New York-based koto player Yumi Kurosawa performed at Moon Romantic, an intimate music venue in the Aoyama neighborhood of Tokyo, and JapanCulture•NYC was there to witness the magic.
Part of that magic was the club itself. The main feature of Moon Romantic – the Japanese name is Tsukimirukimiomou, which roughly means, “Looking at the moon, I think of you” – is its moon. The giant projection of the moon onto the wall behind the stage allows Moon Romantic’s guests to settle into a dreamy mood to enjoy the show.
The event was practically two shows in one. For the first half of the concert, Kurosawa played solo pieces on koto, traditional and contemporary, including her own compositions. I’ve never heard a bar so quiet; the crowd was hushed as it hung on Kurosawa’s every pluck of the koto’s strings.
After a brief intermission Deep Singh, a London-born, New York-based tabla player joined Kurosawa onstage. The tabla is a pair of Indian drums, one made of metal, the other of wood, both covered in goatskin. Together Kurosawa and Singh performed contemporary pieces accompanied by computer-generated beats.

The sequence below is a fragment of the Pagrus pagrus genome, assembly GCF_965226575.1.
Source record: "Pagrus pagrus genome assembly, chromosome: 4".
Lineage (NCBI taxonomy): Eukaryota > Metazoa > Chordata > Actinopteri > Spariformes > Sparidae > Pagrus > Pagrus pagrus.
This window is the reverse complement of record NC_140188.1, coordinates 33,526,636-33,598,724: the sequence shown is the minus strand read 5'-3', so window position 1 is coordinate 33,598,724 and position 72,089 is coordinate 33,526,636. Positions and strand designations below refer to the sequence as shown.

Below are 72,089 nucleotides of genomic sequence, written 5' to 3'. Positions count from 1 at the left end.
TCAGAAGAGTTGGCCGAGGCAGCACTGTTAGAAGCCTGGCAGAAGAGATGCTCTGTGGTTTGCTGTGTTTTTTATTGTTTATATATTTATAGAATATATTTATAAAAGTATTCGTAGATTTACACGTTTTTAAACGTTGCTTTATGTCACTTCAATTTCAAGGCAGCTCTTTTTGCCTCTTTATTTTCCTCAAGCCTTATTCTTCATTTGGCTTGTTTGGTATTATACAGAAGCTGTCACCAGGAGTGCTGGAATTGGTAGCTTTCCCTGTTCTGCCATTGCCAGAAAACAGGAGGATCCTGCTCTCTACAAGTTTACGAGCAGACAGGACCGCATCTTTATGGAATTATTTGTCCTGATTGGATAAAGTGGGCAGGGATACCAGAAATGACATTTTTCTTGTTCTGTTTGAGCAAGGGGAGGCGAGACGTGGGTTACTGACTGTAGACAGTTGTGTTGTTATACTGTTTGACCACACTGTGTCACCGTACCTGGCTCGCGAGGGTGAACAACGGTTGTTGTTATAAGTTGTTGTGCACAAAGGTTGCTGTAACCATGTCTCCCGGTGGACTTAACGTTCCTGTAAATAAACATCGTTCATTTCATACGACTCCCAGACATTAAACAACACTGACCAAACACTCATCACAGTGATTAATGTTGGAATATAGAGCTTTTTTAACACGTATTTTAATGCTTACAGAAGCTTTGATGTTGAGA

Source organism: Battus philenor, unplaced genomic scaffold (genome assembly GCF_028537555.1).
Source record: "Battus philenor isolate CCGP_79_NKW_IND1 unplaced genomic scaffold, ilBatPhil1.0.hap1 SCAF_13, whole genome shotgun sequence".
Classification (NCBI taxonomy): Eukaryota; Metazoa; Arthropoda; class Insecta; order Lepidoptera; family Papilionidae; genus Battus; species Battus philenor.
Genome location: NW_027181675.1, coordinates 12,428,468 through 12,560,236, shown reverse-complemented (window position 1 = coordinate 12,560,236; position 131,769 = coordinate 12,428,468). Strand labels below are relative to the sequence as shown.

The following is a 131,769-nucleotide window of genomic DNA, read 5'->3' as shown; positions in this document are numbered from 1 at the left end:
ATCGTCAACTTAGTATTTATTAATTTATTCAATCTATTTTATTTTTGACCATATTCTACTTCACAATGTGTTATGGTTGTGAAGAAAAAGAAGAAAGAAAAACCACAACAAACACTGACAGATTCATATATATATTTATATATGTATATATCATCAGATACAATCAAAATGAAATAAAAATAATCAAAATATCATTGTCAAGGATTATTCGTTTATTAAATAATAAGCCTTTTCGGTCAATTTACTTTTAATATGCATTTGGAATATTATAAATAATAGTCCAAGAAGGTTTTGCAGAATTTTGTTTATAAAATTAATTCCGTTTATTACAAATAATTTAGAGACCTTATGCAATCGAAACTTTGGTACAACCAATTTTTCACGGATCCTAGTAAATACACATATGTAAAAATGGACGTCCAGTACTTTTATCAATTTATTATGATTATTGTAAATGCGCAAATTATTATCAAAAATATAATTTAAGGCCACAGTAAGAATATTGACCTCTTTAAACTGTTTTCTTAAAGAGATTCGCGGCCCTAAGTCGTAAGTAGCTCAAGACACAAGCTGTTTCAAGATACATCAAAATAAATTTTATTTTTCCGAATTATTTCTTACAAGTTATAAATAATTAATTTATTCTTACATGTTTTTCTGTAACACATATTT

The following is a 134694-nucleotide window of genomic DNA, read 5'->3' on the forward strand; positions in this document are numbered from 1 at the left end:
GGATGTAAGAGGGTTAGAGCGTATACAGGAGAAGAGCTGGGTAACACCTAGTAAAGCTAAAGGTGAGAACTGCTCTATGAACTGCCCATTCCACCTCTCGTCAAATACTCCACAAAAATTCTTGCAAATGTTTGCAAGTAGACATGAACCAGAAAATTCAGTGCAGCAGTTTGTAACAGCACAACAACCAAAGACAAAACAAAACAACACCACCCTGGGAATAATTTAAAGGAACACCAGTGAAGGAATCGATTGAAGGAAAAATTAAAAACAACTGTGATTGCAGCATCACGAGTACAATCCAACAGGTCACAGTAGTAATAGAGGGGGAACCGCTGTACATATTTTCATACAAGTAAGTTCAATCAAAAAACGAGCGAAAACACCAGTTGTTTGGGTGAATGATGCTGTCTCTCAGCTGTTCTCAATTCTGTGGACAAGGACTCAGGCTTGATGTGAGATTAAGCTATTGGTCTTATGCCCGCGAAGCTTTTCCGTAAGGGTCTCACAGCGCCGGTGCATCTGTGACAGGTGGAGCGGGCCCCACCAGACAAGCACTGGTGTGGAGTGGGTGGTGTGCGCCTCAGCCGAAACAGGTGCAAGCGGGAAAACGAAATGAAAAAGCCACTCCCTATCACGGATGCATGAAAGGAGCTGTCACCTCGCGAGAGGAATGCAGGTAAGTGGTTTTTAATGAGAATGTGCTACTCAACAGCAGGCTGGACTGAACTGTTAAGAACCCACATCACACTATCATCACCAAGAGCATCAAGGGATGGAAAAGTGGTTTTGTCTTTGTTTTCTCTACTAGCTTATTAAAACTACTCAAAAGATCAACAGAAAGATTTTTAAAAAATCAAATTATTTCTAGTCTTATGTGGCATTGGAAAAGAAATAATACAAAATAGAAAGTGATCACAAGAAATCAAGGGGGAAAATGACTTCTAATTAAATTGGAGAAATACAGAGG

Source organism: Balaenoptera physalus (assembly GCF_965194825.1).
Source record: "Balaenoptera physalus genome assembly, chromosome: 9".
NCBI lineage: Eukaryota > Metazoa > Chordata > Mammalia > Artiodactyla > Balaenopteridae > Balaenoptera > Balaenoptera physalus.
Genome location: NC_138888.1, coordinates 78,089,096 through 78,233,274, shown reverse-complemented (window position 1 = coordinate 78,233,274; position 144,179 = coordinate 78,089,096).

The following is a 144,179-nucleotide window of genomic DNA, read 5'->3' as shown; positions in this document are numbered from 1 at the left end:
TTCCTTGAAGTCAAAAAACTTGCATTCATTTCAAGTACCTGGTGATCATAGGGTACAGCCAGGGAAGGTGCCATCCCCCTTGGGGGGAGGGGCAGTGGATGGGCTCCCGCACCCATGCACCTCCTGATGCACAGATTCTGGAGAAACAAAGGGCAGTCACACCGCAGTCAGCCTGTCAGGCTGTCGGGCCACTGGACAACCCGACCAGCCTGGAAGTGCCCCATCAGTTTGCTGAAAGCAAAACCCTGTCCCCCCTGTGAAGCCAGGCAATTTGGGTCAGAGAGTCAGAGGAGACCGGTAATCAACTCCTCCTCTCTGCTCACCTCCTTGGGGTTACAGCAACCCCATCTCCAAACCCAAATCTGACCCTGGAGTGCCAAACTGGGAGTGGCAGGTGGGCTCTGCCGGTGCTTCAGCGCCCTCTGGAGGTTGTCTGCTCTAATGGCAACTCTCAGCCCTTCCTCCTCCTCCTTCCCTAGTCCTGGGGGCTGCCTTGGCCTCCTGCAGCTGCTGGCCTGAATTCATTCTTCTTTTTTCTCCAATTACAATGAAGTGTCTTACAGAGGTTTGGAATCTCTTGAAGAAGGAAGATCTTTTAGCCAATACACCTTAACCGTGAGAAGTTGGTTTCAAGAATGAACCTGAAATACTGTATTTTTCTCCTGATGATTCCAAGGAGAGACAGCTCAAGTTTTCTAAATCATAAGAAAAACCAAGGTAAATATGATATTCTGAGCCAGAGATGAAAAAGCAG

The final guest of the evening was Shinya Yamada, a kimono-making rapper from Kyoto who goes by the handle MC guerrilla radio. He performed to numbers onstage, then Kurosawa and Singh closed out the show with two songs, including an ethereal rendition of George Gershwin’s “Summertime.”
One wouldn’t generally picture the ancient koto, with its kabuki-and-geisha roots and waterfall imagery, to blend with an instrument from India, let alone rap. But the artists and their three distinct disciplines created a richly textured sound that transcended time, geography, and genre.
The gig was the third of the trio’s three concerts in Japan. They performed in Kurosawa’s hometown of Morioka, the capital of Iwate Prefecture in Northeastern Japan, and Kyoto before playing Tokyo on March 15.
And it was a nice coincidence that I happened to be in Tokyo on the same night to see it. Or perhaps the moon was in the correct phase.